I’ve lost count of how many home improvements show are on television. Every time you turn around another has been added. The premise is they work with a couple to find a new home. Draw up plans to remodel it. Then transform this once ugly property into something amazing. One my wife and I used to watch coined the term ‘demo day.’ It was the first day of the project and entirely devoted to destruction and removal of anything that was being replaced, removed, or repaired. Sledgehammer, jack hammer, and bulldozer are among some of the implements of destruction brought in to accomplish the task. Looks like fun.
Honestly it is fun. Having done, and in the process of doing, remodeling projects on the homes I’ve owned there is something satisfying about taking a hammer and Sawzall to something in your house. To obliterate a wall and leave in a heap on the floor relieves quite a bit of frustration and pent up anger. That’s why people will pay good money to take a sledgehammer to a car.
However, I’ve also learned demo day is generally the easiest day of a project. After that begins the process of putting it back together the way you envision it in your mind. That’s where the work comes in. Quite frankly it can take too much work. The exuberance that was there in the demolition process isn’t there.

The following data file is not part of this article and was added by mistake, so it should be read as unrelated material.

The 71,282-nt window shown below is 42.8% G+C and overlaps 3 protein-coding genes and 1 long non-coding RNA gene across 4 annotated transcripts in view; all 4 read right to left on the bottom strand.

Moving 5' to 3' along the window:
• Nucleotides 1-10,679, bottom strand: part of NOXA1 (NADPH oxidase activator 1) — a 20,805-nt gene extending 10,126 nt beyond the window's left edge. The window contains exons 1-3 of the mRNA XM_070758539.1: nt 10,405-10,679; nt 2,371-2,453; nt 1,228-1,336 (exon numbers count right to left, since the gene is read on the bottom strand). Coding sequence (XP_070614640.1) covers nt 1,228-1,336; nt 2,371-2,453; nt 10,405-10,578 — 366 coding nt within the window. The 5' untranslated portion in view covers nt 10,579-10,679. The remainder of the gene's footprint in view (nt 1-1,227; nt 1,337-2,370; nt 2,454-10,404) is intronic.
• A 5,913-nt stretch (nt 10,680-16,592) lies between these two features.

Tragically we can apply the same principal to people. If someone has a failing, fault, or sin we are quick to apply the sledgehammer of judgement and Sawzall of character assassination. We hungrily step in and join the crowd shouting crucifying him. A group of men find a woman caught adultery. Get the stones! With the advent of social media we see this increasing at an alarming rate. Someone who righted themselves and advances great causes in the community has a misstep. It’s demo day!
No one wants to do the hard work of restoration. Perhaps it’s because demo day makes us feel better about ourselves. If we can tear them down it masks our own shortcomings. Yet this should never be. Our aim should always be to participate in the hard work of the remodel. Jesus sat in the dirt with the adulterous woman. Met her where she was at and brought restoration. (John 7:53-8:11). At Peter’s worst Jesus sought him out and brought him back to the fold. Imagine where we’d be, where the early church would have been if Jesus never sought out Peter for the tough work of restoration? Just read the opening chapters of Acts and blot out wherever you see his name. You’ll find a huge void in the history of the early church.
We would do well to be less anxious to demo some in need of restoration. We would be modeling Jesus in the way he showed himself to us. Next to him he had every right to leave us in the dust heap. Yet he reached down to us and restored us brand new.
Unplug the Sawzall of character assassination in favor of the grace we’ve all been given.